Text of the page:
From walking across the campus of then Long Island University’s Southampton College to classes and labs as an undergraduate in the late 1990s, to overseeing the operations of a new 15,000-square-foot marine sciences center on the same campus today, now Stony Brook Southampton, Christopher Paparo feels his life has come full circle.
On July 1, Stony Brook University’s School of Marine and Atmospheric Sciences hired Mr. Paparo as the director of its new Marine Sciences Center at the Shinnecock Hills campus.
“I was looking for something new, for a challenge and when I heard about the construction of the new center on campus I felt like that was just what I was looking for,” he said. “Plus, I have so many great memories of going to labs and class, going out into the bay on boats to do research, and I can’t wait to share that with future students.”
The new center, which is being built south of the main campus and replacing three buildings on Little Neck Road, comes with a price tag of $8.5 million─$6.9 million of which is being funded by the state.
Mr. Paparo graduated from Long Island University with a bachelor’s degree in marine biology in 1999 and has spent the bulk of his career working with the Long Island Aquarium and Exhibition Center in Riverhead, as he watched its construction from the ground up. By the end of his tenure, Mr. Paparo rose to the position of senior aquarist.
Dr. Christopher Gobler, director of academic programs at the School of Marine and Atmospheric Sciences, said Mr. Paparo’s experience at the aquarium is what made him stand out in a pool of applicants from across the country.
“He was there through all aspects from the construction and on,” Dr. Gobler said of Mr. Paparo’s time spent in Riverhead. “He really did it all and that’s what we’re going to need. That position managing the new lab is not just going to include interacting with scientists and researchers, but interacting with students and interacting with the public as well.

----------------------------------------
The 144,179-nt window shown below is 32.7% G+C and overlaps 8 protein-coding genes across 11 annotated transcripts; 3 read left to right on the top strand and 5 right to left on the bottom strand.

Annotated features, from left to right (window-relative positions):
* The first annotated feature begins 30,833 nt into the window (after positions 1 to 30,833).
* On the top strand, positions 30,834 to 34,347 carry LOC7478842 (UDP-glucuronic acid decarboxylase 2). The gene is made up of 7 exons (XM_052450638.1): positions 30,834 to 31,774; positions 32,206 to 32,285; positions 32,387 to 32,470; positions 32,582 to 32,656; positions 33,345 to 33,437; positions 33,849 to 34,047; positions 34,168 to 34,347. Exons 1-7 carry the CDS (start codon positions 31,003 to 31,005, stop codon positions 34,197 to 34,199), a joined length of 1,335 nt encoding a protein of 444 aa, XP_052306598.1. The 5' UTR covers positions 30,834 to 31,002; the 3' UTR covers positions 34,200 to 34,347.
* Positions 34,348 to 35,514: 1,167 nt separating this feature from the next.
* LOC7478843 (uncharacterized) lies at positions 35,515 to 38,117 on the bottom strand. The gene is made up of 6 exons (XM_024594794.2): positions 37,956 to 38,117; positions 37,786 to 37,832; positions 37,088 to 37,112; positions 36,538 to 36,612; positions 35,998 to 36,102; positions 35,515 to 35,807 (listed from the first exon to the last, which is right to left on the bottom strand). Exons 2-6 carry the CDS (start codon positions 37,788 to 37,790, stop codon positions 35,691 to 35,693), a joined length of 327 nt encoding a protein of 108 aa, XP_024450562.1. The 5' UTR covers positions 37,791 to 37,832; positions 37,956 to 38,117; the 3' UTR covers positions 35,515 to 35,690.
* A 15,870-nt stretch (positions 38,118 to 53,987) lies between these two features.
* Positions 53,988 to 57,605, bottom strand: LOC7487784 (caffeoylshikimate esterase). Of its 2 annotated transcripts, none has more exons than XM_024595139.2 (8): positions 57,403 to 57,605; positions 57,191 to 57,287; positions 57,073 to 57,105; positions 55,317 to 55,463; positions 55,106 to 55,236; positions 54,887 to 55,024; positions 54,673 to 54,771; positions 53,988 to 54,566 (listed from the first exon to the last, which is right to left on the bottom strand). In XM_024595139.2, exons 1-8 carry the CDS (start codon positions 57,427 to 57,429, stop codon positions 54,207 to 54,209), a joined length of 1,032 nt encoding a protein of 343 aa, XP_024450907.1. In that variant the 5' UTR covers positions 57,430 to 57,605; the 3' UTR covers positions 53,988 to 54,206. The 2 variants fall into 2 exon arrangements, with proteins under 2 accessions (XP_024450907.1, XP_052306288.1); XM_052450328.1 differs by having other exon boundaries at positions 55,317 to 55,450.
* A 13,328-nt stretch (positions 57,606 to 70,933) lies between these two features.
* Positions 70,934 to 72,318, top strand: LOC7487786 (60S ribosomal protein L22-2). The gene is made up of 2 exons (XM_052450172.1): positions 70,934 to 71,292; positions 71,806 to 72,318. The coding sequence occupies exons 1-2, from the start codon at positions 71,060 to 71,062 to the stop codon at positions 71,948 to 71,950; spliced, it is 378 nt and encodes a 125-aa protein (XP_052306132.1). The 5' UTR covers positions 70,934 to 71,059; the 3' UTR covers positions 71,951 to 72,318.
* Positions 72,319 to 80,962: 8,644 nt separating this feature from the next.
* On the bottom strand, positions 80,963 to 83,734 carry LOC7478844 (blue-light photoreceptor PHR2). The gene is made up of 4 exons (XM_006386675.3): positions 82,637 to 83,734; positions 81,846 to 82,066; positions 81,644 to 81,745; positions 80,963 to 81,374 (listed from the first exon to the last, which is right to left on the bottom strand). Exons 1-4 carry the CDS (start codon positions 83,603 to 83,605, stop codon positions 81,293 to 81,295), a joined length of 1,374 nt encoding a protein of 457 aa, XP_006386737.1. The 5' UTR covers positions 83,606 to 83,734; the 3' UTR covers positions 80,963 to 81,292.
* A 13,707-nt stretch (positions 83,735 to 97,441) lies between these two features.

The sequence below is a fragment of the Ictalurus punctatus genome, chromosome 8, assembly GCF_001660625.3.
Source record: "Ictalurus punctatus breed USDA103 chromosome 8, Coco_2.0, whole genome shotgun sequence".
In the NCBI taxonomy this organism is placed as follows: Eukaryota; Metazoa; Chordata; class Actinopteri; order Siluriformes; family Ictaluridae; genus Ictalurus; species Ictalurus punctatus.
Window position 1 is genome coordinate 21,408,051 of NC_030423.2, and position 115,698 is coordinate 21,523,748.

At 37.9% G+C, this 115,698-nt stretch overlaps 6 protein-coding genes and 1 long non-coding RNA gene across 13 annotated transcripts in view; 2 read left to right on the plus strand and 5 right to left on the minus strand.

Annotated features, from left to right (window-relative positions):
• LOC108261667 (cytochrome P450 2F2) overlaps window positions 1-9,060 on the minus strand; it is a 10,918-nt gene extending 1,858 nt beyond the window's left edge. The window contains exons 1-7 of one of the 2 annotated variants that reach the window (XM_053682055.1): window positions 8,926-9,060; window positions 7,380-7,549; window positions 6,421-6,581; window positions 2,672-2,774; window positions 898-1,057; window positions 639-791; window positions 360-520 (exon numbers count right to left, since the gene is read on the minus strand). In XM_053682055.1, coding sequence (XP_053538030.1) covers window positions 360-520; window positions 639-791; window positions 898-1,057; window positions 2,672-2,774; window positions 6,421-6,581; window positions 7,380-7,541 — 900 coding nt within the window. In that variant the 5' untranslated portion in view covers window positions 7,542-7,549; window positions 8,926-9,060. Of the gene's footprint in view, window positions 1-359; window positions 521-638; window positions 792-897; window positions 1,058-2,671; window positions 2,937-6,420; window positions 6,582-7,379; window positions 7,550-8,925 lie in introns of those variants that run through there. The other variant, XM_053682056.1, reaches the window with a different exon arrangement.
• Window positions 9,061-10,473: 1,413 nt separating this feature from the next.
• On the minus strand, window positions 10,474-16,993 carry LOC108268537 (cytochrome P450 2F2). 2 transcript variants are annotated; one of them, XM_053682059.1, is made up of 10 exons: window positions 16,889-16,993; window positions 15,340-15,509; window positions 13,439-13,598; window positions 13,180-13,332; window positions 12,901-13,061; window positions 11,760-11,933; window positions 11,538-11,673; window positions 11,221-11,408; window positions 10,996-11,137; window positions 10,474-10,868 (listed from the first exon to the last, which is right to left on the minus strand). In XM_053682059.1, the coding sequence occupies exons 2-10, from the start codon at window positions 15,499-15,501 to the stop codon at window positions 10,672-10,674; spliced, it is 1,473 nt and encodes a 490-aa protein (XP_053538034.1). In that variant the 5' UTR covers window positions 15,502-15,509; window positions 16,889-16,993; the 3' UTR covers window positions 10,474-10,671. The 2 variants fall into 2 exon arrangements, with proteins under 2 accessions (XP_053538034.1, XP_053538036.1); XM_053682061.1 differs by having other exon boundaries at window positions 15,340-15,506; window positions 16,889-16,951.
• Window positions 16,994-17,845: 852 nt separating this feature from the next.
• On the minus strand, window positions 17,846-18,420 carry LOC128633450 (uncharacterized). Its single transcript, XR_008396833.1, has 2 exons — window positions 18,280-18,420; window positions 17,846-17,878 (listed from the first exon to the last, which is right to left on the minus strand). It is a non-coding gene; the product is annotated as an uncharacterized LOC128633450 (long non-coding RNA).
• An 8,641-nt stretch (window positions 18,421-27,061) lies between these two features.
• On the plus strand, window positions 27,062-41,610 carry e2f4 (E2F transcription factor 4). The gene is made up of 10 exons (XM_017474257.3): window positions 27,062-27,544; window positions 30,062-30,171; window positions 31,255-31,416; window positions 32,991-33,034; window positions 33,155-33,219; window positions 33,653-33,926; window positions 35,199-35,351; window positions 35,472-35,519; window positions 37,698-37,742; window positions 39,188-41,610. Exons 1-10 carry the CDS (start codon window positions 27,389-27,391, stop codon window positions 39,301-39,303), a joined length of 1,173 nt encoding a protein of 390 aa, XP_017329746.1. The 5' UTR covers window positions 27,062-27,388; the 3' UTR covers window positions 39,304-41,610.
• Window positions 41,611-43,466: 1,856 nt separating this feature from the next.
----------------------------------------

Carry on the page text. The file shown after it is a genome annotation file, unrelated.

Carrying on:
“In all those respects,” he continued, “he was the ideal candidate.”
Mr. Paparo, who will turn 37 in September, is a native of Holbrook and now lives in Calverton with his wife, Candy, who is the assistant director of training at the Riverhead aquarium. Dr. Gobler said it was Mr. Paparo’s community ties, namely his time spent in Southampton during his college days, that helped him stand out from other applicants.
Mr. Paparo said he plans on using his familiarity with the area to build programs that showcase the bays and marine life within them. He also hopes to build up the campus’s “Semester by the Sea” program, which will allow Stony Brook students to spend an entire fall semester on the Southampton campus, making use of the new center as well as its research vessels and its marine lab facilities.
“They’re learning firsthand what the bays are about being on them,” Mr. Paparo said.
He added that the program builds upon two of his main goals as director: attracting a larger undergraduate student body and showcasing Long Island.
Along with work at the aquarium and the Riverhead Foundation for Marine Research and Preservation, Mr. Paparo also is a nature photographer and writer, contributing to several publications, with much of his work capturing wildlife on the island.
“I enjoy bringing awareness to the natural world, especially Long Island,” he said. “People don’t know how much there is to see that you can access without having to go to some faraway place. The more they know the more they’re going to appreciate it.”